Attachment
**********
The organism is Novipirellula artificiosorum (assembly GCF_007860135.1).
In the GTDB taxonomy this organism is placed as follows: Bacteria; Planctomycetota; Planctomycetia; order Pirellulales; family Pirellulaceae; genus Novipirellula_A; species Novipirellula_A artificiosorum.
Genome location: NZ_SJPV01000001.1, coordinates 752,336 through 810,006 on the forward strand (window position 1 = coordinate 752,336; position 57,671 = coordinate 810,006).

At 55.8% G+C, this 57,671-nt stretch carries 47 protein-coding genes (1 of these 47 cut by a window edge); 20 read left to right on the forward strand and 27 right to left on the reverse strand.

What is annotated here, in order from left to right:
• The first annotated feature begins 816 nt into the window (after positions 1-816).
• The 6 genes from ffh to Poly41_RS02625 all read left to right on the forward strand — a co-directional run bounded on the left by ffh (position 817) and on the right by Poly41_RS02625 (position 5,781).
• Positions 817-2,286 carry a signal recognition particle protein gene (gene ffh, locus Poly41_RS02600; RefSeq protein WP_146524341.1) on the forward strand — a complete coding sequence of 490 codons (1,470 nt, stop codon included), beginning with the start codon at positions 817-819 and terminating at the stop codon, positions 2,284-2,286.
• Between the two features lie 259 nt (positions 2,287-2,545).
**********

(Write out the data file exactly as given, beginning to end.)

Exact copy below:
The organism is Novipirellula artificiosorum (assembly GCF_007860135.1).
In the GTDB taxonomy this organism is placed as follows: Bacteria; Planctomycetota; Planctomycetia; order Pirellulales; family Pirellulaceae; genus Novipirellula_A; species Novipirellula_A artificiosorum.
Genome location: NZ_SJPV01000001.1, coordinates 752,336 through 810,006 on the forward strand (window position 1 = coordinate 752,336; position 57,671 = coordinate 810,006).

At 55.8% G+C, this 57,671-nt stretch carries 47 protein-coding genes (1 of these 47 cut by a window edge); 20 read left to right on the forward strand and 27 right to left on the reverse strand.

What is annotated here, in order from left to right:
• The first annotated feature begins 816 nt into the window (after positions 1-816).
• The 6 genes from ffh to Poly41_RS02625 all read left to right on the forward strand — a co-directional run bounded on the left by ffh (position 817) and on the right by Poly41_RS02625 (position 5,781).
• Positions 817-2,286 carry a signal recognition particle protein gene (gene ffh, locus Poly41_RS02600; RefSeq protein WP_146524341.1) on the forward strand — a complete coding sequence of 490 codons (1,470 nt, stop codon included), beginning with the start codon at positions 817-819 and terminating at the stop codon, positions 2,284-2,286.
• Between the two features lie 259 nt (positions 2,287-2,545).